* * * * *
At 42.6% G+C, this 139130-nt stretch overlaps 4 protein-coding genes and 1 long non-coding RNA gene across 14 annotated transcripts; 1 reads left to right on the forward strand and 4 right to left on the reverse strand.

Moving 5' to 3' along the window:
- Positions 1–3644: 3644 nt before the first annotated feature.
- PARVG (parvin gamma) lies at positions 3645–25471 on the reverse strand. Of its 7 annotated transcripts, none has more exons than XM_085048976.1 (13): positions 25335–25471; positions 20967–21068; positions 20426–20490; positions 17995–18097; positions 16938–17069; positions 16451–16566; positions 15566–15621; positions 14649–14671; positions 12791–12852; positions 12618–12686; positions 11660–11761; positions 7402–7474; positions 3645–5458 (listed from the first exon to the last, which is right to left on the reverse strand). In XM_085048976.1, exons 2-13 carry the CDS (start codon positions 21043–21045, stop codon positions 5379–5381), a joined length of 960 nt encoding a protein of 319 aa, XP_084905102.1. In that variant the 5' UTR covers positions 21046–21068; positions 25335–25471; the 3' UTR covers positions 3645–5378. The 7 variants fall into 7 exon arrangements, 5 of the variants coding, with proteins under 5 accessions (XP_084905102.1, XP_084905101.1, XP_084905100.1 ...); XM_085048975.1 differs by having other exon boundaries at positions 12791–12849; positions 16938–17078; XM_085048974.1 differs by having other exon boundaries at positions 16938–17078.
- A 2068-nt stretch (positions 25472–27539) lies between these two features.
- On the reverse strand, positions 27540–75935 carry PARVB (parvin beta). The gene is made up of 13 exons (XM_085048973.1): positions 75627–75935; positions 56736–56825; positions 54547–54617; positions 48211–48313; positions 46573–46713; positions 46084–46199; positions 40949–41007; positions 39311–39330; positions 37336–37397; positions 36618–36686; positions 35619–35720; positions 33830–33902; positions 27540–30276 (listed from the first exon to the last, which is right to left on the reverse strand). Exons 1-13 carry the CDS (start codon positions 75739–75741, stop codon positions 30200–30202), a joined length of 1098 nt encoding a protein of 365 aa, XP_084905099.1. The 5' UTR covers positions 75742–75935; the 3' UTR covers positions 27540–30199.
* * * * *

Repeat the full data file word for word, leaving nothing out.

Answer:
At 42.6% G+C, this 139130-nt stretch overlaps 4 protein-coding genes and 1 long non-coding RNA gene across 14 annotated transcripts; 1 reads left to right on the forward strand and 4 right to left on the reverse strand.

Moving 5' to 3' along the window:
- Positions 1–3644: 3644 nt before the first annotated feature.
- PARVG (parvin gamma) lies at positions 3645–25471 on the reverse strand. Of its 7 annotated transcripts, none has more exons than XM_085048976.1 (13): positions 25335–25471; positions 20967–21068; positions 20426–20490; positions 17995–18097; positions 16938–17069; positions 16451–16566; positions 15566–15621; positions 14649–14671; positions 12791–12852; positions 12618–12686; positions 11660–11761; positions 7402–7474; positions 3645–5458 (listed from the first exon to the last, which is right to left on the reverse strand). In XM_085048976.1, exons 2-13 carry the CDS (start codon positions 21043–21045, stop codon positions 5379–5381), a joined length of 960 nt encoding a protein of 319 aa, XP_084905102.1. In that variant the 5' UTR covers positions 21046–21068; positions 25335–25471; the 3' UTR covers positions 3645–5378. The 7 variants fall into 7 exon arrangements, 5 of the variants coding, with proteins under 5 accessions (XP_084905102.1, XP_084905101.1, XP_084905100.1 ...); XM_085048975.1 differs by having other exon boundaries at positions 12791–12849; positions 16938–17078; XM_085048974.1 differs by having other exon boundaries at positions 16938–17078.
- A 2068-nt stretch (positions 25472–27539) lies between these two features.
- On the reverse strand, positions 27540–75935 carry PARVB (parvin beta). The gene is made up of 13 exons (XM_085048973.1): positions 75627–75935; positions 56736–56825; positions 54547–54617; positions 48211–48313; positions 46573–46713; positions 46084–46199; positions 40949–41007; positions 39311–39330; positions 37336–37397; positions 36618–36686; positions 35619–35720; positions 33830–33902; positions 27540–30276 (listed from the first exon to the last, which is right to left on the reverse strand). Exons 1-13 carry the CDS (start codon positions 75739–75741, stop codon positions 30200–30202), a joined length of 1098 nt encoding a protein of 365 aa, XP_084905099.1. The 5' UTR covers positions 75742–75935; the 3' UTR covers positions 27540–30199.